• Although the term "postmodernism" is continually undergoing interrogation and redefinition, one constant that emerges from the critical discourses surrounding it is a sense that postmodernism involves a radical rethinking of representational strategies, and with this a questioning of our underlying assumptions about how "meanings" are produced.  So to summarise thus far, Postmodernism is not merely a rejection of Modernism but a continuum or a reaction. Postmodernism embraced an expansion of media. It is multi-cultural and can be defined as more “hybrid” than “pure”. Significantly, Postmodernism relies on concrete experience over abstract principles, knowing always that the outcome of one's own experience will necessarily be fallible and relative, rather than certain and universal.  Post-modernism has nothing to do with a period or an epoch. Post-modern is not what exists after modernity. Post-modernism is a term that implies certain intellectual or cultural tendencies.We have seen how the term modernity was developed alongside the development of the capitalist state. Modernisation is a diverse unity of socio-economic changes generated by scientific and technological discoveries. Modernity was born by what are called grand narratives in the jargon of the post-modernists. In simple language, Grand Narratives are big ideas which give sense and direction in life. Such ideas are truth, reason, tradition, religion, morality, ideology, etc.The post-modernists argue that these notions, grand narratives, do not live up to scrutiny, hence are meaningless. According to the post-modernists, all worldviews that claim absolute notions of truth — religion, science, Marxism, etc — are artificial constructions that are totalitarian by their very nature.
  • In 1979 the French philosopher Jean-Francois Lyotard wrote The Postmodern Condition and stated that the ‘grand narrative’ that had informed the West since the Enlightenment (in other words since the 18thc, when European philosophers such as Kant and Rousseau had laid the intellectual foundations for modernism) could no longer sustain credibility. These abstract systems of thought, by which social institutions validated themselves, were infused with ideas of ‘social perfectibility’ or ‘progress’. In terms of modern art Greenberg’s aesthetic Modernism might be considered a ‘grand narrative’ of sorts. Lyotard in his book the postmodern condition, clearly articulated the view that postmodernism is about pluralism and fragmentation. The modern period is bankrupt he said, because the meta narratives of the past assume a progression toward social enlightenment and emancipation, meta narratives being Marxism and Freudianism and all forms of Enlightenment reason.Postmodernism was seen to pay closer attention to other worlds and voices which had been silenced by these dominant meta narratives.  So grand narratives are inherently ideological in their own right, postmodernism seeks to de-stabilise these narratives by replacing them not with another grand narrative but with a series of micro or mini narratives, little stories that explain smaller practices or local events rather than huge scale universal global concepts.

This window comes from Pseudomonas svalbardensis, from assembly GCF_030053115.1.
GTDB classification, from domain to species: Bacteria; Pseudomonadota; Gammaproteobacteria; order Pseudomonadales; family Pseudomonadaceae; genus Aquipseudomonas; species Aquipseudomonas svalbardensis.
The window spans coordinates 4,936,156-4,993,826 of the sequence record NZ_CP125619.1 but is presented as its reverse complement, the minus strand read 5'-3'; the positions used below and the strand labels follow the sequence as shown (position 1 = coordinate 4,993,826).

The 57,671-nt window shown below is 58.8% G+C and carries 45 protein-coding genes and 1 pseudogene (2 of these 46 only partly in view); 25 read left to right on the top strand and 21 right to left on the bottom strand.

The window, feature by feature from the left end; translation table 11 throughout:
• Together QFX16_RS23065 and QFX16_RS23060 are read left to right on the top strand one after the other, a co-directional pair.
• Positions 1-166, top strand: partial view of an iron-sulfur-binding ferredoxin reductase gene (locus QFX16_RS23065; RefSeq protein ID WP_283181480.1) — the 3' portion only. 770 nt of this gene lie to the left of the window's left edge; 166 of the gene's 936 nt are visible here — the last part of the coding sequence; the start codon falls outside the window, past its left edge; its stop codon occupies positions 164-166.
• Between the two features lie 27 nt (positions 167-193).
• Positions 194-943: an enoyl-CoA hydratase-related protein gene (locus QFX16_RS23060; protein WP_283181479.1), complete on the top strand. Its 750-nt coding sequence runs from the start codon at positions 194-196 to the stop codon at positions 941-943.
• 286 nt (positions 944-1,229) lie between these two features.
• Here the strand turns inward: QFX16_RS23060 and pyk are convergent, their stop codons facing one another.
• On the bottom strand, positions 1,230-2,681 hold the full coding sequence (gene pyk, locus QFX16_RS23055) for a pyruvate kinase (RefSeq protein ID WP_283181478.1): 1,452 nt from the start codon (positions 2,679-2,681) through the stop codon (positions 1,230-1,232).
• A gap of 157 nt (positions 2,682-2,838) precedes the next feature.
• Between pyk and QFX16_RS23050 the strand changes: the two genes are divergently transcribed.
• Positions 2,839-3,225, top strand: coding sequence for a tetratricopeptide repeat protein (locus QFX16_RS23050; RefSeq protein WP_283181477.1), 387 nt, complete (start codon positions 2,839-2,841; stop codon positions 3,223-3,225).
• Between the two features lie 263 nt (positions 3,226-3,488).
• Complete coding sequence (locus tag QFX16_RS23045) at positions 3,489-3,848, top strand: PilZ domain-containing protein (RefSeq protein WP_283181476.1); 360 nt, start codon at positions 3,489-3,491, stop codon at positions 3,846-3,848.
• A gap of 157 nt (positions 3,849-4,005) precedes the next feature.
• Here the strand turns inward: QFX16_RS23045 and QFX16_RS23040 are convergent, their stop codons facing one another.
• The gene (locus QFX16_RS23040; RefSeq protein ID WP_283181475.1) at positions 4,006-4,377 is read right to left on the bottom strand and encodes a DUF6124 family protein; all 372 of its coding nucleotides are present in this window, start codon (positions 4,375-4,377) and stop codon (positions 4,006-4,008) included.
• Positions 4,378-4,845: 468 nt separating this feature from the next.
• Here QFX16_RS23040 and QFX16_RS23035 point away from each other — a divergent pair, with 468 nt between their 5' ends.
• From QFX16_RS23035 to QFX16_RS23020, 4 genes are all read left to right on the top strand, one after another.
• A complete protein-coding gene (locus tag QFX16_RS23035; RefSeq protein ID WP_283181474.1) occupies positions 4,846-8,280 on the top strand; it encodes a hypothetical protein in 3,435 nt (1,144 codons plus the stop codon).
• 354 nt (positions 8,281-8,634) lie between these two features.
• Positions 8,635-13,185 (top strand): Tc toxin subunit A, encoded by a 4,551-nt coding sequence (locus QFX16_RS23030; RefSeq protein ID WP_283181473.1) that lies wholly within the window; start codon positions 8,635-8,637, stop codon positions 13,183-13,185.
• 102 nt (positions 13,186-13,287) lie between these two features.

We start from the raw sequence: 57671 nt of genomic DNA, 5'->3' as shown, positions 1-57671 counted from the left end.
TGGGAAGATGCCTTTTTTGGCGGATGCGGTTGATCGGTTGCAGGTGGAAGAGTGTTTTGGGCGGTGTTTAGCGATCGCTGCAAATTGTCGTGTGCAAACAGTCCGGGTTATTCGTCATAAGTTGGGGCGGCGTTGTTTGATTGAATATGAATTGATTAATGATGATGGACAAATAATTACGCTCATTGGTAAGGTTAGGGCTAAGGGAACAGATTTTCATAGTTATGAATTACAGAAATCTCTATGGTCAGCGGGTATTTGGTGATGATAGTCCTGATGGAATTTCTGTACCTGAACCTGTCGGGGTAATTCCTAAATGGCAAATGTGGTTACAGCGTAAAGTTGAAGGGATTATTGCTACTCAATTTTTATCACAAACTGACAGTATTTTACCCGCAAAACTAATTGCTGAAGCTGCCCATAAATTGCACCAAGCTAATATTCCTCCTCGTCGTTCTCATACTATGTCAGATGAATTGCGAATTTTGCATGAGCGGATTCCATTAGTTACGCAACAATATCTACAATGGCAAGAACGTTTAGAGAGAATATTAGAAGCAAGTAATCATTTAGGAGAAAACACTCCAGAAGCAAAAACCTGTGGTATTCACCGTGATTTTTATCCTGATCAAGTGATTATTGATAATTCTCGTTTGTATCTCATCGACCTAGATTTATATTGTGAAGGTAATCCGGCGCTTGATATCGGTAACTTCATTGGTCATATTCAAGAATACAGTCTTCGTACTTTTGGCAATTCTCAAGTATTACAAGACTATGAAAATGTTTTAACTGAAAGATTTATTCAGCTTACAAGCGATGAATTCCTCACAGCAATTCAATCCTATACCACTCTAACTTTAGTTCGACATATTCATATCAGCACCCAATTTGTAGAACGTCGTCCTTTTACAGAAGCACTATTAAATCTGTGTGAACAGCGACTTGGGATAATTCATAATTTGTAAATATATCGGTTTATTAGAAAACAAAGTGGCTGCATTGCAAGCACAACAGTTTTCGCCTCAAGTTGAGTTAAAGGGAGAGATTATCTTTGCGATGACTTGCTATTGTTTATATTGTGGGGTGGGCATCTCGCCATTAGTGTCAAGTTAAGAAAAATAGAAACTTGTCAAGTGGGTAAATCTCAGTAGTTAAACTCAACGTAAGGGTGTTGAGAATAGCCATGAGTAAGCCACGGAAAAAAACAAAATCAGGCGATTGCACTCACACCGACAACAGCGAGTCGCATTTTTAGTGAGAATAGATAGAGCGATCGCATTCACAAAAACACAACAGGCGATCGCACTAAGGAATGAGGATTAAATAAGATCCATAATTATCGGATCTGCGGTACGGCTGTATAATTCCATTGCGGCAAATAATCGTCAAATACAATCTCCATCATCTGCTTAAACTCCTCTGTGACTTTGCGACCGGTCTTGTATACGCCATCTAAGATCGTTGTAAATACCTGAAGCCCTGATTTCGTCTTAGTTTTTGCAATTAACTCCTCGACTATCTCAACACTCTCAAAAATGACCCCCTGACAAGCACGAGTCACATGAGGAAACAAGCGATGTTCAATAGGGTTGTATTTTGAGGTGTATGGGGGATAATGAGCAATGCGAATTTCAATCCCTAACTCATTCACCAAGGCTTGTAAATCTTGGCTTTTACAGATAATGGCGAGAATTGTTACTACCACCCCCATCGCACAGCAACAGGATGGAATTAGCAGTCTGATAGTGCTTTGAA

• Other writers including Thomas McEvilley, Donald Kuspit, and Leo Steinberg have located the moment of transition from modern to postmodern in pop art, and especially in Johns, Ruschenberg, or Warhol. After pop, so these arguments go, art became eclectic or pluralistic and began addressing the condition of late capitalism.
  • In his rejection of the distinction between low and high art, Koons is a typically ‘post-modern’ artist. ‘Post-modern art’ is a reaction to the ‘consumerism’ that has been made possible by the fact that manufacturing of products, distribution and dissemination have become very cheap. However, instead of criticizing the ordinariness and commonness of all these products, post-modern art just accepts them, and in Koons' case somehow both celebrates and ironicizes them. Modernist judgements of quality and relevance came under scrutiny and challenge from the mid 1960s.A consequence of this challenge has been the recognition that the meaning of an artwork does not necessarily lie within it, but as often as not arises out of the context in which it exists.This context is as much social and political as it is formal, and questions of politics and identity, both cultural and personal have been central to much art since the 1970s.There was a shift towards focusing on context, as you will recall, Modernism had been indifferent to context.For the most part ‘specific objects’ had unproblematically occupied traditional gallery spaces, this new work which was concerned with materials, in particular formless materials, had the effect of inducing reflection upon the ‘containers’ or galleries.Postmodernists have helped us see that reality is more complex than we had imagined. It does not exist objectively, “out there,” simply to be mirrored by our thoughts. Rather, it is in part a human creation. We mold reality in accordance with our needs, interests, prejudices, and cultural traditions.I would define postmodernism as a set of radical strategies that emerged in the 1970s, but proliferated rapidly especially in the early 1980s, which had in common an antipathy to modernism and sought to depart from its certainties, progressive narratives, and claims to objective quality.